8 Deep Breathing Exercises to Reduce Anxiety

Breathing exercises

bernie_photo / Getty images

Breathing is a necessity of life that usually occurs without much thought. When you breathe in air, blood cells receive oxygen and release carbon dioxide. Carbon dioxide is a waste product that's carried back through your body and exhaled.

Improper breathing can upset the oxygen and carbon dioxide exchange and contribute to anxiety, panic attacks, fatigue, and other physical and emotional disturbances.

Shallow Breathing Contributes to Anxiety

When people are anxious, they tend to take rapid, shallow breaths that come directly from the chest.

This type of breathing, called thoracic or chest breathing, causes an upset in the oxygen and carbon dioxide levels in the body resulting in increased heart rate, dizziness, muscle tension, and other physical sensations. Your blood is not being properly oxygenated and this may signal a stress response that contributes to anxiety and panic attacks.

Diaphragmatic or deep breathing, on the other hand, stimulates the parasympathetic nervous system, which is part of the peripheral nervous system responsible for regulating heartbeat, blood flow, breathing, and digestion. Deep breathing helps you to avoid the "fight-or-flight" response (acute stress response) to mentally or physically terrifying situations.

Chest vs. Abdominal Breathing

Most people aren't really conscious of the way they're breathing, but generally, there are two types of breathing patterns:

  • Diaphragmatic (abdominal) breathing: This type of breathing is a type of deep, even breathing that engages your diaphragm, allowing your lungs to expand and creating negative pressure that drives air in through the nose and mouth, filling your lungs with air. This is the way newborn babies naturally breathe. You're also probably using this pattern of breathing when you're in a relaxed stage of sleep.
  • Thoracic (chest) breathing: This type of breathing comes from the chest and involves short, rapid breaths. When you're anxious, you might not even be aware that you're breathing this way.

The easiest way to determine your breathing pattern is to put one hand on your upper abdomen near the waist and the other in the middle of your chest. As you breathe, notice which hand raises the most.

If you're breathing properly, your abdomen should expand and contract with each breath (and the hand on it should raise the most).

It's especially important to be aware of these differences during stressful and anxious times when you're more likely to breathe from your chest.

Breathing Exercises

The next time you’re feeling anxious, there are a variety of deep breathing exercises to try.

Alternate-Nostril Breathing

Alternate-nostril breathing (nadi sodhana) involves blocking off one nostril at a time as you breathe through the other, alternating between nostrils in a regular pattern. It's best to practice this type of breathing in a seated position in order to maintain your posture.

  • Position your right hand by bending your pointer and middle fingers into your palm, leaving your thumb, ring finger, and pinky extended. This is known as Vishnu mudra in yoga.
  • Close your eyes or softly gaze downward.
  • Inhale and exhale to begin.
  • Close off your right nostril with your thumb.
  • Inhale through your left nostril.
  • Close off your left nostril with your ring finger.
  • Open and exhale through your right nostril.
  • Inhale through your right nostril.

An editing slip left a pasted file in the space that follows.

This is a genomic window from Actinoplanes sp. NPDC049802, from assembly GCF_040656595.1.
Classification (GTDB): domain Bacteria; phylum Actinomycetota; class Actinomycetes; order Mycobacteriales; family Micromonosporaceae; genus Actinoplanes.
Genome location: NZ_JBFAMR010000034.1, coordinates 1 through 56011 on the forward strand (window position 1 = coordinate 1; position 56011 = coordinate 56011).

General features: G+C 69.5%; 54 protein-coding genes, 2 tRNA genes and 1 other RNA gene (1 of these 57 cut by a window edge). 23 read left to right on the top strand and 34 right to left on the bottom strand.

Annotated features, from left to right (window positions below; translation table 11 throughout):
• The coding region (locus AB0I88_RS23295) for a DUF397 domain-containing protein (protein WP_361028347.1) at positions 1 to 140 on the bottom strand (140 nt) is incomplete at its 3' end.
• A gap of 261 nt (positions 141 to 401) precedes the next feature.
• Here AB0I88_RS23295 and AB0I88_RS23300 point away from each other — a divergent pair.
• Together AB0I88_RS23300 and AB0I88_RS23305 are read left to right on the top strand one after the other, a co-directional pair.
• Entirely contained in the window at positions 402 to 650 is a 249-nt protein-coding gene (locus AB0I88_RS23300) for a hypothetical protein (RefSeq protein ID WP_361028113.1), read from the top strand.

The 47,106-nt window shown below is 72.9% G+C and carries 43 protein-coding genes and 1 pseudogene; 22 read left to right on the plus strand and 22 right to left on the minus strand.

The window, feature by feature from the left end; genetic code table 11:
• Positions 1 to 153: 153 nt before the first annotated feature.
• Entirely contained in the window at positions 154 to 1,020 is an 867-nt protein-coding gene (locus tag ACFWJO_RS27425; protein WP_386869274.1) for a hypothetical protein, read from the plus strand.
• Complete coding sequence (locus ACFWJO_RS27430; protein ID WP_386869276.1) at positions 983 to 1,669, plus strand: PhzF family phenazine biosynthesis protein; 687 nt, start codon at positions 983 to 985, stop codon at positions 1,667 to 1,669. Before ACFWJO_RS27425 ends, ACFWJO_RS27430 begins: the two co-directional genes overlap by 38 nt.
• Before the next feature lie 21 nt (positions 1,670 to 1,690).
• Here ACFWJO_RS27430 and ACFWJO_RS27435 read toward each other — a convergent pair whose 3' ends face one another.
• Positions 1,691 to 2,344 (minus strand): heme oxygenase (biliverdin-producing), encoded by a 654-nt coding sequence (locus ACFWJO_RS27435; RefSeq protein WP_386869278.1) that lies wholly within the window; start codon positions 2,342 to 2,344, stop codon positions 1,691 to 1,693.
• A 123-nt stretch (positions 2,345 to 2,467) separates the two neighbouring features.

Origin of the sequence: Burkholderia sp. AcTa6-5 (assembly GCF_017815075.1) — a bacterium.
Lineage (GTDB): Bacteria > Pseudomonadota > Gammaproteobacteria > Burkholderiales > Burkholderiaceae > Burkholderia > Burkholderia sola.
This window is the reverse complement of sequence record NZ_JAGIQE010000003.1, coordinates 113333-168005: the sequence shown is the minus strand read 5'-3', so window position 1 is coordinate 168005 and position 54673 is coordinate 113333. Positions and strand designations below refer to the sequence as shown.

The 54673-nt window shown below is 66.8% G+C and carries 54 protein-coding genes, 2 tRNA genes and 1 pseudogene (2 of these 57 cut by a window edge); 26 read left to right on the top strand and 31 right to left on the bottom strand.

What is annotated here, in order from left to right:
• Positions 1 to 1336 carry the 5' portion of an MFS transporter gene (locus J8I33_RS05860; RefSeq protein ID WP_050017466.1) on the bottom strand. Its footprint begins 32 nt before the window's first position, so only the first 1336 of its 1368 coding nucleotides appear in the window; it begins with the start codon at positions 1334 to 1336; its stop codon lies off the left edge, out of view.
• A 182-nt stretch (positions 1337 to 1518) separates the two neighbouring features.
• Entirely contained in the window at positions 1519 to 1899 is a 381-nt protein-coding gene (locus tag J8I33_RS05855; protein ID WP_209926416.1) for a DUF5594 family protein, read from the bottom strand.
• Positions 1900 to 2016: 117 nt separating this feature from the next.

• Close off your right nostril with your thumb.
  • Open and exhale through your left nostril.
  • Inhale through your left nostril.

Do your best to work up to 10 rounds of this breathing pattern. If you begin to feel lightheaded, take a break. Release both nostrils and breathe normally.

Belly Breathing

According to The American Institute of Stress, 20 to 30 minutes of belly breathing each day will reduce anxiety and stress. Find a comfortable, quiet place to sit or lie down. For example, try sitting in a chair, sitting cross-legged, or lying on your back with a small pillow under your head and under your knees.

  • Place one hand on your upper chest and the other hand on your belly, below the ribcage.
  • Allow your belly to relax, without forcing it inward by squeezing or clenching your muscles.
  • Breathe in slowly through your nose. The air should move into your nose and downward so that you feel your stomach rise with your other hand and fall inward (toward your spine).
  • Exhale slowly through slightly pursed lips. Take note of the hand on your chest, which should remain relatively still.

Although the sequence frequency will vary according to your health, most people begin by doing the exercise three times and working up to five to 10 minutes, one to four times a day.

Box Breathing

Also known as four-square breathing, box breathing is very simple to learn and practice. In fact, if you've ever noticed yourself inhaling and exhaling to the rhythm of a song, you're already familiar with this type of paced breathing. It goes like this:

  • Exhale to a count of four.
  • Hold your lungs empty for a four count.
  • Inhale to a count of four.
  • Hold air in your lungs for a count of four.
  • Exhale and begin the pattern anew.

4-7-8 Breathing

The 4-7-8 breathing exercise, also called the relaxing breath, acts as a natural tranquilizer for the nervous system. At first, it's best to perform the exercise seated with your back straight. Once you become more familiar with the breathing exercise, however, you can perform it while lying in bed:

  1. Place and keep the tip of your tongue against the ridge of tissue behind your upper front teeth for the duration of the exercise.
  2. Completely exhale through your mouth, making a whoosh sound.
  3. Close your mouth and inhale quietly through your nose to a mental count of four.